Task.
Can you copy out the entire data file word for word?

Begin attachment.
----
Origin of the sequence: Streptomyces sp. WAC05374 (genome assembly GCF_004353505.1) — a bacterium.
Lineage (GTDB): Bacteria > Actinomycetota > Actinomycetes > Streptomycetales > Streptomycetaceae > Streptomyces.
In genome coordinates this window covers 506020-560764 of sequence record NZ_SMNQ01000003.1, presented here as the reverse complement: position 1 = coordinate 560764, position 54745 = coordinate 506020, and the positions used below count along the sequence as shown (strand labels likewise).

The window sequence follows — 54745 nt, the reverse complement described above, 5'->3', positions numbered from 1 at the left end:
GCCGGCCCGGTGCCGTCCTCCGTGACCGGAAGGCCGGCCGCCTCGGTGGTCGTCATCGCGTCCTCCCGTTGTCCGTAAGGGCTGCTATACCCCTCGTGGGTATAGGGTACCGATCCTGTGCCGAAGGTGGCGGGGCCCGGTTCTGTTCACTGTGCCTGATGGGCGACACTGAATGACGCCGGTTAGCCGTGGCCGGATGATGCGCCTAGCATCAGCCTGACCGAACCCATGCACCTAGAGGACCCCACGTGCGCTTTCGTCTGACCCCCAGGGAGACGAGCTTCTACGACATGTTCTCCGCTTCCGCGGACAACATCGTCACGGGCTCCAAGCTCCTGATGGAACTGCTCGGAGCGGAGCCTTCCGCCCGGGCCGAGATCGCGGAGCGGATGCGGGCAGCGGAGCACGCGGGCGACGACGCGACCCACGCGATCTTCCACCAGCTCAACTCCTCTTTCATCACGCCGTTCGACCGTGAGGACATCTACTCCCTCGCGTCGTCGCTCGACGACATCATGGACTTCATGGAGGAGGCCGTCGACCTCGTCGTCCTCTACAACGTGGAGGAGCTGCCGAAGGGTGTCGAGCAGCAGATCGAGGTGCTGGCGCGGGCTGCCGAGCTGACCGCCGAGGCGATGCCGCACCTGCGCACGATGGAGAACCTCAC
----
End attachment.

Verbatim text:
Origin of the sequence: Streptomyces sp. WAC05374 (genome assembly GCF_004353505.1) — a bacterium.
Lineage (GTDB): Bacteria > Actinomycetota > Actinomycetes > Streptomycetales > Streptomycetaceae > Streptomyces.
In genome coordinates this window covers 506020-560764 of sequence record NZ_SMNQ01000003.1, presented here as the reverse complement: position 1 = coordinate 560764, position 54745 = coordinate 506020, and the positions used below count along the sequence as shown (strand labels likewise).

The window sequence follows — 54745 nt, the reverse complement described above, 5'->3', positions numbered from 1 at the left end:
GCCGGCCCGGTGCCGTCCTCCGTGACCGGAAGGCCGGCCGCCTCGGTGGTCGTCATCGCGTCCTCCCGTTGTCCGTAAGGGCTGCTATACCCCTCGTGGGTATAGGGTACCGATCCTGTGCCGAAGGTGGCGGGGCCCGGTTCTGTTCACTGTGCCTGATGGGCGACACTGAATGACGCCGGTTAGCCGTGGCCGGATGATGCGCCTAGCATCAGCCTGACCGAACCCATGCACCTAGAGGACCCCACGTGCGCTTTCGTCTGACCCCCAGGGAGACGAGCTTCTACGACATGTTCTCCGCTTCCGCGGACAACATCGTCACGGGCTCCAAGCTCCTGATGGAACTGCTCGGAGCGGAGCCTTCCGCCCGGGCCGAGATCGCGGAGCGGATGCGGGCAGCGGAGCACGCGGGCGACGACGCGACCCACGCGATCTTCCACCAGCTCAACTCCTCTTTCATCACGCCGTTCGACCGTGAGGACATCTACTCCCTCGCGTCGTCGCTCGACGACATCATGGACTTCATGGAGGAGGCCGTCGACCTCGTCGTCCTCTACAACGTGGAGGAGCTGCCGAAGGGTGTCGAGCAGCAGATCGAGGTGCTGGCGCGGGCTGCCGAGCTGACCGCCGAGGCGATGCCGCACCTGCGCACGATGGAGAACCTCAC